Inner Child Therapy
You could say we all have an Inner Child or Children. If childhood went relatively smoothly and we got enough of what we needed, then our inner child may come out as our sense of fun and playfulness.
However, where there have been attachment issues, trauma, loss or painful transitions in childhood, inner children are often younger parts of ourselves that have become frozen at a particular age or stage of development.
Finding and Healing the Inner Child
As a sensitive, nurturing and sometimes playful practitioner, I can support you to identify, connect with and attend to younger wounded or traumatised parts of yourself. I facilitate inner child therapy through a range of media: Grounding exercises to support you to feel safe and present; Mindful enquiry, in which we use moment-to-moment bodily awareness to ‘listen’ for/to younger parts; Symbolic work such as using stones, toys or an empty chair to facilitate interactions between parts; Writing, drawing, modelling, play and stories.
Benefits of Inner Child Therapy
When we find ourselves having exaggerated emotional reactions to situations in our adult lives, it is often a sign that a younger part is activated. In recognising and turning towards these young parts we create the distance we need from our emotional reaction to support them.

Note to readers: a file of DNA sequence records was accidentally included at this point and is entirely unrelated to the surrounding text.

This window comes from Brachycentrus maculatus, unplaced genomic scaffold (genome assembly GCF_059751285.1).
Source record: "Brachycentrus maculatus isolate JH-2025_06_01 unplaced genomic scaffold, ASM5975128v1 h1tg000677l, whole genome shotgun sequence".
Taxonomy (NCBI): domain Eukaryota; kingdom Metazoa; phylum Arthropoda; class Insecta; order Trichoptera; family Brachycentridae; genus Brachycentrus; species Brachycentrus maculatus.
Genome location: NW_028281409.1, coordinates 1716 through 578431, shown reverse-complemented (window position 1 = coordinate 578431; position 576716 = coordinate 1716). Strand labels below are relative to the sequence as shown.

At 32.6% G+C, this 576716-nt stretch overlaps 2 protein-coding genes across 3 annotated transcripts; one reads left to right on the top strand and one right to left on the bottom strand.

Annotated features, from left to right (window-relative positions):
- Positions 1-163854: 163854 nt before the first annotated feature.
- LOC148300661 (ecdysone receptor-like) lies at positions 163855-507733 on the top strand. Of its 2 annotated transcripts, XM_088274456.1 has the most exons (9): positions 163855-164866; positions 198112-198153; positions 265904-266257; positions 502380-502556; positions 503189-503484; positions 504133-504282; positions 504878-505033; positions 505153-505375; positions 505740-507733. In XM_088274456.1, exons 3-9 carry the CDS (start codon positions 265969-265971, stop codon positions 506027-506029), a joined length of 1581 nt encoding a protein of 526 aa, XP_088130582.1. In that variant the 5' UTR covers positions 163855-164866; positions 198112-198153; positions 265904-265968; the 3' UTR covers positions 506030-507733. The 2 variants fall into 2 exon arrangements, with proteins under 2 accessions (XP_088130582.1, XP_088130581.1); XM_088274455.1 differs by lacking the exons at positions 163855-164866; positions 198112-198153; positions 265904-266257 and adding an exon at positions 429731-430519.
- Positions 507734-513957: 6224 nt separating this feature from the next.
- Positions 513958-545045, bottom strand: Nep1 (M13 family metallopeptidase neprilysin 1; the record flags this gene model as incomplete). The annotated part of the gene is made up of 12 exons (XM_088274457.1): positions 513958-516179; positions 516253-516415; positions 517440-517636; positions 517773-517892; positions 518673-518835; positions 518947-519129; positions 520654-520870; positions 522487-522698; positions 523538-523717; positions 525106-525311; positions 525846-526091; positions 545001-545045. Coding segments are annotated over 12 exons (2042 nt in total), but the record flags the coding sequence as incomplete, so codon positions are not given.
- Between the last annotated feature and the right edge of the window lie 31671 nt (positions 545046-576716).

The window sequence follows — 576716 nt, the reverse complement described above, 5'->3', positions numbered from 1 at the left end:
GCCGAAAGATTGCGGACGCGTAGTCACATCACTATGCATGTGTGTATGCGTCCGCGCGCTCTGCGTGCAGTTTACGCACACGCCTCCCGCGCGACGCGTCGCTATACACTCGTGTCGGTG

Our inner children, with their inexperience and early developmental level, their sometimes deep wounding and trauma, their strong feelings of anxiety, rage, grief and loss, are not equipped to deal with the stuff of adult life. Yet so often we leave it to them to run our lives. In my experience, when we care for our inner children and lift the burden of adult life from their shoulders, our lives become less stressful. We find ourselves free to respond to life more cleanly from the present.
Inner child therapy is particularly helpful if you have experienced sexual, physical or emotional abuse or neglect or some other trauma in childhood. I like to think of it as the two of us gently going back to ‘collect’ your child self who was left behind in a painful situation.
You and I will work together to listen to the child’s experience and learn how they see the world. Inner children often continue to live in the trauma long after we have grown up. They need us to ‘update’ them, letting them know the trouble has past and that we can keep them safe now.